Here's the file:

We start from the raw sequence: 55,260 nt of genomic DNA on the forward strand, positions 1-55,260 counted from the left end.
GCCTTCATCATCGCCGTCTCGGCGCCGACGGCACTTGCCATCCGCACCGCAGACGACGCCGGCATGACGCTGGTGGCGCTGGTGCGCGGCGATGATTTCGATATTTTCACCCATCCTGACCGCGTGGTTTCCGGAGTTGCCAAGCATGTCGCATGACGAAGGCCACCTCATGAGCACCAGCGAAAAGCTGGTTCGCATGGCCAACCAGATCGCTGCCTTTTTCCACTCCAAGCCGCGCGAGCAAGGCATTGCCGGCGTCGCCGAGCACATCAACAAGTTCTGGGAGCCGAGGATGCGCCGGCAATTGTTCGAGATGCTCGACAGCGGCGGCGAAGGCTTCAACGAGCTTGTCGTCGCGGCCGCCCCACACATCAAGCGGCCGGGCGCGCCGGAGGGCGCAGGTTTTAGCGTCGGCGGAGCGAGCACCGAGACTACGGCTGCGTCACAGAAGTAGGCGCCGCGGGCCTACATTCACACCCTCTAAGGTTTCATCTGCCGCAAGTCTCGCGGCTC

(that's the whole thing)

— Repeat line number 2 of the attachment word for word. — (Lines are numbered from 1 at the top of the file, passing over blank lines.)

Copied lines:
GCCTTCATCATCGCCGTCTCGGCGCCGACGGCACTTGCCATCCGCACCGCAGACGACGCCGGCATGACGCTGGTGGCGCTGGTGCGCGGCGATGATTTCGATATTTTCACCCATCCTGACCGCGTGGTTTCCGGAGTTGCCAAGCATGTCGCATGACGAAGGCCACCTCATGAGCACCAGCGAAAAGCTGGTTCGCATGGCCAACCAGATCGCTGCCTTTTTCCACTCCAAGCCGCGCGAGCAAGGCATTGCCGGCGTCGCCGAGCACATCAACAAGTTCTGGGAGCCGAGGATGCGCCGGCAATTGTTCGAGATGCTCGACAGCGGCGGCGAAGGCTTCAACGAGCTTGTCGTCGCGGCCGCCCCACACATCAAGCGGCCGGGCGCGCCGGAGGGCGCAGGTTTTAGCGTCGGCGGAGCGAGCACCGAGACTACGGCTGCGTCACAGAAGTAGGCGCCGCGGGCCTACATTCACACCCTCTAAGGTTTCATCTGCCGCAAGTCTCGCGGCTC